Fighting the hidden enemy: how can your organisation combat cybercrime?
Cybercrime has become a major buzzword in recent months. Anyone keeping half an eye on the news will be familiar with phrases such as ‘Hillary’s emails’ and ‘Beckham’s knighthood’. The issue, however, is not restricted to those at the very top. Businesses of all shapes and sizes are finding themselves faced with the growing threat posed by cyberattacks, and the manufacturing industry is no exception.
Why is manufacturing a prime target?
No organisation is immune to cybercrime, but those in the manufacturing industry are particularly vulnerable. Two factors play a part in this. On the one hand, cybercriminals are attracted to the wealth of intellectual property and sensitive data possessed by manufacturing firms. The 2016 Manufacturing Report suggests that attacks on the sector costs the United States alone billions of dollars each year in lost intellectual property.
These attacks can come from both within and outside of an organisation. Internally, breaches occur most frequently when an employee shares confidential information out of spite or for financial gain, while competitors looking to undercut a rival by uncovering its secret designs, patents and industrial processes most commonly launch external attacks. This double-edged sword makes it twice as hard for manufacturers to insulate themselves from the threats of cybercrime.
But while it can be seen as an unfortunate victim, the industry appears to be doing little to improve its situation. Findings from EEF, Britain’s leading manufacturing employers’ organisation, support this. Although two-thirds of manufacturing executives cited cyberattacks as a major concern, only half of Britain’s manufacturers increased their cybersecurity investments in 2016 - this number decreases to 44 percent when we include only SMEs.
More alarmingly, a mere eight percent of manufacturers reported full confidence that their cyber protections would prevent an attack. Whether it takes the form of sophisticated espionage or smash-and-grab hacking, this sluggish approach is making the manufacturing industry a sitting duck for opportunistic cybercriminals.
How can cyberattacks be prevented?
A fine balancing act is clearly required from manufacturers. While remaining constantly vigilant, the sector must take a far more proactive approach towards cybersecurity.
Organisational planning is key here. Senior management teams within manufacturing firms must work with their IT departments to develop a holistic cyber risk strategy based on around-the-clock surveillance along with a comprehensive risk register with appropriate controls being identified. Complemented with increased investment in protective software and talent acquisition, this approach should be seen as the first port of call for an organisation looking to develop its cybersecurity strategy.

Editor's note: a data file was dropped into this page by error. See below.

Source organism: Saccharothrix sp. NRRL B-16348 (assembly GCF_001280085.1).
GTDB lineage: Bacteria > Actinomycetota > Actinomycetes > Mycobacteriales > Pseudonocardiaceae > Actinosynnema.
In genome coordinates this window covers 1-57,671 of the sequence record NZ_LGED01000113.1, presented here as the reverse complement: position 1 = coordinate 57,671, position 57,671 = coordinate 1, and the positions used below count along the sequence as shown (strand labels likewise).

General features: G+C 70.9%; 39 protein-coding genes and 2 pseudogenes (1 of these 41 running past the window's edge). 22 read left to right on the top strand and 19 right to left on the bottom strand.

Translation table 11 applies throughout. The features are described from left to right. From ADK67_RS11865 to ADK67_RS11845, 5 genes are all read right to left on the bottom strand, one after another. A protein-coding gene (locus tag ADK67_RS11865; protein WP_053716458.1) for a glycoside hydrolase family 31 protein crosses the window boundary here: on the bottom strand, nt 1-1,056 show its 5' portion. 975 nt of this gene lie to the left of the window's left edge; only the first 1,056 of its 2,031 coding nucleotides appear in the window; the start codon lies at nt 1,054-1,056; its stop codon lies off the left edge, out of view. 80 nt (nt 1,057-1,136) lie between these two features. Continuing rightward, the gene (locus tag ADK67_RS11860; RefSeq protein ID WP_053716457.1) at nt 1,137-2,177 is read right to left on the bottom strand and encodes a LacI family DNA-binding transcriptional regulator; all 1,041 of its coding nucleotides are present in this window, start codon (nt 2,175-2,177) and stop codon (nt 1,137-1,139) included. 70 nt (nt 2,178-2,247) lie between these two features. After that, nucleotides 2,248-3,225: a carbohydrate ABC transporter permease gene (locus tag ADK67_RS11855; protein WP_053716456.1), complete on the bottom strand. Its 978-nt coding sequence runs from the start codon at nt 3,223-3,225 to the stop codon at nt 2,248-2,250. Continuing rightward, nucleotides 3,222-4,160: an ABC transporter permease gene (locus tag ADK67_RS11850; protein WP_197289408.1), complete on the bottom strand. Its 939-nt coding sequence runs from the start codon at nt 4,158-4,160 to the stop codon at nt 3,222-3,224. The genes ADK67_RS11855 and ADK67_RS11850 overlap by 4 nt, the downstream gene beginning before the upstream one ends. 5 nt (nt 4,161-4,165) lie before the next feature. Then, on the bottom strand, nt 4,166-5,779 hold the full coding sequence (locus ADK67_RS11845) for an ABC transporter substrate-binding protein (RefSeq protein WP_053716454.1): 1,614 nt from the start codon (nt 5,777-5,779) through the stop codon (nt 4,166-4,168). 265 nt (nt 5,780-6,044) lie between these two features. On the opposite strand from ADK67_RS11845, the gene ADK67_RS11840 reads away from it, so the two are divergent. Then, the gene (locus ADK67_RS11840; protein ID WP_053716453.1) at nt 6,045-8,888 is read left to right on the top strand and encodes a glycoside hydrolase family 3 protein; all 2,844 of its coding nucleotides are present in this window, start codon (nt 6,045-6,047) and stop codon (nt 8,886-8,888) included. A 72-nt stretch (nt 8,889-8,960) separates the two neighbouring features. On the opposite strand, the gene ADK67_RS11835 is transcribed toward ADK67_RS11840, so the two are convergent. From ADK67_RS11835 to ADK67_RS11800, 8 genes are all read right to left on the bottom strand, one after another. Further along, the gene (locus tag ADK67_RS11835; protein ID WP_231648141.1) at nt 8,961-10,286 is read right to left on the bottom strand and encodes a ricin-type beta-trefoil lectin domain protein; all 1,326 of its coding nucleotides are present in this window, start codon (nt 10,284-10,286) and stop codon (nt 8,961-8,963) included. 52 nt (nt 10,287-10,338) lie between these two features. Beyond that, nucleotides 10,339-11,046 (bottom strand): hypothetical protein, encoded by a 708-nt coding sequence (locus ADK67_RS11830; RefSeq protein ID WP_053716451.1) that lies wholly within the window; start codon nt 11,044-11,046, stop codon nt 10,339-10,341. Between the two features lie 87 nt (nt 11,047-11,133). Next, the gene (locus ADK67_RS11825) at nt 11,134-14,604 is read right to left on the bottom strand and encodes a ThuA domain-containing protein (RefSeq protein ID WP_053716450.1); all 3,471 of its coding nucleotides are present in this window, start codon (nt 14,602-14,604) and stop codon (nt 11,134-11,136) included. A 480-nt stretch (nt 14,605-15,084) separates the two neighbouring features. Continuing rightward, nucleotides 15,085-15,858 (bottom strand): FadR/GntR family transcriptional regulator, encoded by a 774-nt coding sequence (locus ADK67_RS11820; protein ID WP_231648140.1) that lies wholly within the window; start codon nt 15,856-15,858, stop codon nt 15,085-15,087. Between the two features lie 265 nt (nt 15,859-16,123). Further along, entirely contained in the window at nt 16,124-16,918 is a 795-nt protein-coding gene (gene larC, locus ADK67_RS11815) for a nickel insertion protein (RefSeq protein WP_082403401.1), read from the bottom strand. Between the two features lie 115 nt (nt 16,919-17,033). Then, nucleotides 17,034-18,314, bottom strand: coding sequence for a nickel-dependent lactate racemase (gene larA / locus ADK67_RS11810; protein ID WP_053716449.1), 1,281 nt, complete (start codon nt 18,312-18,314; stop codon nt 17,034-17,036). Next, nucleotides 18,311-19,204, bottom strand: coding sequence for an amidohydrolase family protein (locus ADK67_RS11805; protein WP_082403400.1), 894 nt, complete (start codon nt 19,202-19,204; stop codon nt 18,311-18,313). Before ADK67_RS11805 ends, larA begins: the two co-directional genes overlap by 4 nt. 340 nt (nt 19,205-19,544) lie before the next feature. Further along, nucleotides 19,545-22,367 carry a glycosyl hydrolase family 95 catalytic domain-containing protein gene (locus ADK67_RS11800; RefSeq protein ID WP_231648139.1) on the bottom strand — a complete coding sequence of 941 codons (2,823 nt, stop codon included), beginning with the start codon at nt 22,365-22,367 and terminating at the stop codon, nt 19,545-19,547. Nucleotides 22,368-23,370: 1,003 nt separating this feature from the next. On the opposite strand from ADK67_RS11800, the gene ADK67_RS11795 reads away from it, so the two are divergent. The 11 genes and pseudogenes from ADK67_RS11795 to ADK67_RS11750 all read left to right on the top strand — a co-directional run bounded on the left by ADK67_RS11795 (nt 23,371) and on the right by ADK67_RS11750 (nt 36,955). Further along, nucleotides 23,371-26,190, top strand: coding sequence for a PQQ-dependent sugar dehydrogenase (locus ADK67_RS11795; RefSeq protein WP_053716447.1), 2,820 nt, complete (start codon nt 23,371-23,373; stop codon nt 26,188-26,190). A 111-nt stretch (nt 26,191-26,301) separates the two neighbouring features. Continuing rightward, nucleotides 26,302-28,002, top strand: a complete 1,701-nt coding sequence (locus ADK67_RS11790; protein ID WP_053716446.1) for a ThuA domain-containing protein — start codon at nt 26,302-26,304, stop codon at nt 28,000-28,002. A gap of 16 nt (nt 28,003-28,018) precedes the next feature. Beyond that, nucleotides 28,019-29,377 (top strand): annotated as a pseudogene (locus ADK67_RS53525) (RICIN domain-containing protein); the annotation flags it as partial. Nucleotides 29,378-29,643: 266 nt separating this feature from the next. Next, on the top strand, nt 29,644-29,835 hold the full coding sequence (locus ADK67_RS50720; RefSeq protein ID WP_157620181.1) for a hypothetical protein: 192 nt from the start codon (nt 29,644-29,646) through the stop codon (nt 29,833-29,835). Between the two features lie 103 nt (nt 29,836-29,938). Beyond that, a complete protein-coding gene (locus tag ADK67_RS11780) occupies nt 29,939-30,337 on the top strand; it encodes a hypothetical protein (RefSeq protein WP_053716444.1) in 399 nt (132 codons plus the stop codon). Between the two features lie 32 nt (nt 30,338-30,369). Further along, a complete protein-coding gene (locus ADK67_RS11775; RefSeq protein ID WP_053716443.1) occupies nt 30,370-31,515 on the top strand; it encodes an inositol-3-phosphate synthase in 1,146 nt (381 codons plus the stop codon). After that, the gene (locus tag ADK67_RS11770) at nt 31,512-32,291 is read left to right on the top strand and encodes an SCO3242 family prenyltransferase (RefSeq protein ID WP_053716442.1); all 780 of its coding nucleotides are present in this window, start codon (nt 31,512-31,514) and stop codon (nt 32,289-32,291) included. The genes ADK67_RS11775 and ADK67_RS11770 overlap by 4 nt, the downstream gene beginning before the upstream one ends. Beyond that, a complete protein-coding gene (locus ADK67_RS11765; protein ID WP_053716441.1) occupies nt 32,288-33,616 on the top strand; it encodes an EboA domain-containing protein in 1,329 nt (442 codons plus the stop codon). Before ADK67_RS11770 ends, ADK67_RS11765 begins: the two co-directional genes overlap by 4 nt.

How can staff help to keep cybercriminals at bay?
Administrative frameworks, however, can achieve only so much. When it comes to improving cybersecurity, employees also have a vital role to play.
Again, there are two sides to this coin. One concerns the human vulnerabilities associated with cybercrime. As efficient as a firm’s cyber strategy might be, one simple mistake from an employee can render these defences futile.
For example, by responding to a seemingly legitimate phishing email, or by falling for a convincing scam phone call, workers can provide hackers with all the information needed to access an organisation’s internal systems. Once inside, it takes little for hackers to steal whatever information they need, safe in the knowledge that the server believes their actions to have been carried out by a trusted staff member. By making employees aware of these threats, educating them on how they can be avoided, and developing a procedure which allows employees to report mistakes before they inflict lasting damage, manufacturers can go a long way in strengthening their cyber defences.
At the same time, any internal threats must be treated with this same level of vigilance. As a significant number of cyberattacks reported by organisations are actually carried out from within the company, it is not unreasonable to claim that many of these breaches could have been avoided, had employees been able to recognise that their colleague was stealing valuable information. Again using education as a resource, firms can promote a culture of self-regulation which allows rogue workers to be identified and reported before their efforts are successful. Of course, technology such as Data Leak Prevention solutions can provide extra eyes – but the human factor is critical. Effectively managed, this would go a long way in bolstering a company’s cybersecurity, reducing the strain on its defences and ensuring that its cyber strategy can focus on unavoidable threats.
By Robert Rutherford, CEO of IT consultancy QuoStar